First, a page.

The health department is waiting on the EPA to review and confirm that the monitors have met the air quality standards, but county spokesperson Amie Downs said they do not know how long it will take for the county to receive attainment. The EPA will review the data and monitors to ensure that the monitors don’t need to be recalibrated and check for systemic bias in the data found. Matthew Mehalik, the executive director of Breathe Project, said that the revision procedure usually only results in minor changes unless they find a malfunctioning monitor that caused the data to become unusable.

Allegheny’s eight monitors are located in Liberty, Avalon, Lawrenceville, South Fayette, Harrison, Clairton, North Braddock and along the Parkway East. The county’s ninth monitor, located at the Lincoln monitoring site, was taken down in early January after the site no longer met the regulatory requirements for air quality monitors due to overgrown trees blocking airflow to the site. It was initially installed to collect data for a study that concluded years ago.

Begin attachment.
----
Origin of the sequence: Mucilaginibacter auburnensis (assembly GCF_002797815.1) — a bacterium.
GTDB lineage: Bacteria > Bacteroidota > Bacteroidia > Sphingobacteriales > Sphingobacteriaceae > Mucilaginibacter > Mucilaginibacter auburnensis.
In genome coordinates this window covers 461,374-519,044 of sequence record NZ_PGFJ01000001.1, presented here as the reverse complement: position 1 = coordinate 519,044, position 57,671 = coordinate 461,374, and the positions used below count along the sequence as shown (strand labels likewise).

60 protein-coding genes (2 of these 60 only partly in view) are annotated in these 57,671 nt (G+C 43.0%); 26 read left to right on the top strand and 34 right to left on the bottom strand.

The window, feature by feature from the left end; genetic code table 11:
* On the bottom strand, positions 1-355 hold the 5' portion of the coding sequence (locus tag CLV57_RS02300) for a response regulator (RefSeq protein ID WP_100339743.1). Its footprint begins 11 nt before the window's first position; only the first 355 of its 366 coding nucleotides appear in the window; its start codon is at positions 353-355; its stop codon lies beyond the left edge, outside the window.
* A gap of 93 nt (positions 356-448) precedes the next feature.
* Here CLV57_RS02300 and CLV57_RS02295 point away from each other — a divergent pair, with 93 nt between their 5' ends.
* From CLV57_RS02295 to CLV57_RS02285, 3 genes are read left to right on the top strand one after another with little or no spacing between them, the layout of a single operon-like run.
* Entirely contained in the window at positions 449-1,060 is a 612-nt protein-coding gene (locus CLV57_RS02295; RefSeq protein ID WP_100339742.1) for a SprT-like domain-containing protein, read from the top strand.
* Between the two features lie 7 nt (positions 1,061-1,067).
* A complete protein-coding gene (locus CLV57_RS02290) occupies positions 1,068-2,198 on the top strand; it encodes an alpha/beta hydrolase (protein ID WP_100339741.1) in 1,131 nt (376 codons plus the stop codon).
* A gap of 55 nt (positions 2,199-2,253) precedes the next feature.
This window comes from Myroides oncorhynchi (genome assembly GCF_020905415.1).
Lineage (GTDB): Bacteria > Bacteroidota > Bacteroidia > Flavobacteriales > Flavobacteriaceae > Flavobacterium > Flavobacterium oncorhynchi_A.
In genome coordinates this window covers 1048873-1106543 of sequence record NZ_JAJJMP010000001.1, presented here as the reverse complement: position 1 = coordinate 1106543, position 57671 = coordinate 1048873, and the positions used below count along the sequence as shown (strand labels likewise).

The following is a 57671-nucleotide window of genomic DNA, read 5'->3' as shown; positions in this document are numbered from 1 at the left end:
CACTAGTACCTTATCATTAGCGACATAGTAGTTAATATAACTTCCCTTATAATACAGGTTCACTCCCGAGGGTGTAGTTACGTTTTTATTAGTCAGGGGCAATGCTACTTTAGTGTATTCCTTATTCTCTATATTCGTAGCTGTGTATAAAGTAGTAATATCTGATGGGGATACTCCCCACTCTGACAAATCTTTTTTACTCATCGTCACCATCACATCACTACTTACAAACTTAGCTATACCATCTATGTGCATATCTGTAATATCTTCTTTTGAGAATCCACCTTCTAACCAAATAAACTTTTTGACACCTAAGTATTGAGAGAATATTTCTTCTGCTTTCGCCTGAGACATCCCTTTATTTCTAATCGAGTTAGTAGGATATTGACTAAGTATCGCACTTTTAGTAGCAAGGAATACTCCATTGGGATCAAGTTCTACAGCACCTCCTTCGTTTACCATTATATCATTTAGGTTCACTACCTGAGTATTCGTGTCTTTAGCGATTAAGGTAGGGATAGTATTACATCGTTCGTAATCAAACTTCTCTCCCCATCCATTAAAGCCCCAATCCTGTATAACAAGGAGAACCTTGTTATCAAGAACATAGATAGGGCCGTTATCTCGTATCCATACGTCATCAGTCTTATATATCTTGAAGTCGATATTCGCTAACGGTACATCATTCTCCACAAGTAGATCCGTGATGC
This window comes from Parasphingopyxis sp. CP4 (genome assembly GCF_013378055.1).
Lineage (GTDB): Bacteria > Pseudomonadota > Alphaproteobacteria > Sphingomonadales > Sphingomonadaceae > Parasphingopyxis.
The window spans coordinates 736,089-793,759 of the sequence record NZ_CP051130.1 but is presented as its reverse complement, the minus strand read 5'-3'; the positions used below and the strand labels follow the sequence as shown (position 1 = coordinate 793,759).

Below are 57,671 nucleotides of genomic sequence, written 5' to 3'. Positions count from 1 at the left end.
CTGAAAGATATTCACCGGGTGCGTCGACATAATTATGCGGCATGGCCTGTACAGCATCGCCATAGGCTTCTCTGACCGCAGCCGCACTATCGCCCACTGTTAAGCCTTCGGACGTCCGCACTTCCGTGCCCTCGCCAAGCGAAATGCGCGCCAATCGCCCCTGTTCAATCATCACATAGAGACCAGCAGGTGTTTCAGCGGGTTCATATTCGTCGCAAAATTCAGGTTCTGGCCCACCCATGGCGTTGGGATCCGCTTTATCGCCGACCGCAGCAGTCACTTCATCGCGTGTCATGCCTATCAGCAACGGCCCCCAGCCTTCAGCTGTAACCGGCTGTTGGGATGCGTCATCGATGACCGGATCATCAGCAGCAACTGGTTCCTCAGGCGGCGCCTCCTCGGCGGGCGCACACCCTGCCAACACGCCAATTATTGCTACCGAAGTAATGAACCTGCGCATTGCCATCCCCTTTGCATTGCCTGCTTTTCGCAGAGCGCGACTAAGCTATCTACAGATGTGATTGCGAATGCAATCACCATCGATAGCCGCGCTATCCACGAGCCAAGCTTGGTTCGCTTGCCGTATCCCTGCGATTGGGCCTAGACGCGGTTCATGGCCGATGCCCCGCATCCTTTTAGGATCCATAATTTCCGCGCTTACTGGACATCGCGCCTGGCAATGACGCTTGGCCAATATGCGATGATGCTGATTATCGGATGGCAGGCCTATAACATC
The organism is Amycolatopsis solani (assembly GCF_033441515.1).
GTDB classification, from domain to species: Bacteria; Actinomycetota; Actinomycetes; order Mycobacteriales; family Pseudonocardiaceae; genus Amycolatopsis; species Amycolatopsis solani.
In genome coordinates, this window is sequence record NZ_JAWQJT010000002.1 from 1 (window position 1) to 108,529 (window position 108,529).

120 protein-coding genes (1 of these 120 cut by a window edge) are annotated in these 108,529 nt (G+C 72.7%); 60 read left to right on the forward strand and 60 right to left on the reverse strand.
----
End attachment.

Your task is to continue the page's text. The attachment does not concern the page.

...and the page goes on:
In recent years, the air quality around the Liberty monitor, which is near U.S. Steel’s Clairton Coke Works, has kept the county from being compliant with the federal standards for fine particulate matter (PM 2.5).

An advisory panel of air pollution scientists — fired from the EPA under the Trump administration — released an independent report in 2019 warning that the current standards for fine particulate matter were still too high and do not protect public health. The standards, which have been made more stringent five times since the Clean Air Act was enacted, are periodically updated to include more recent studies about the impact of pollution on health.

Several recent studies showed that communities that were in compliance with current EPA standards were still showing decreases in mortality and life expectancy and increased respiratory disease in children as a result of pollution. The panel’s report concluded that the annual standard for fine particulate matter should be lowered between 8 micrograms per cubic meter and 10 micrograms per cubic meter and that the 24-hour standard be lowered between 25 micrograms per cubic meter and 30 micrograms per cubic meter.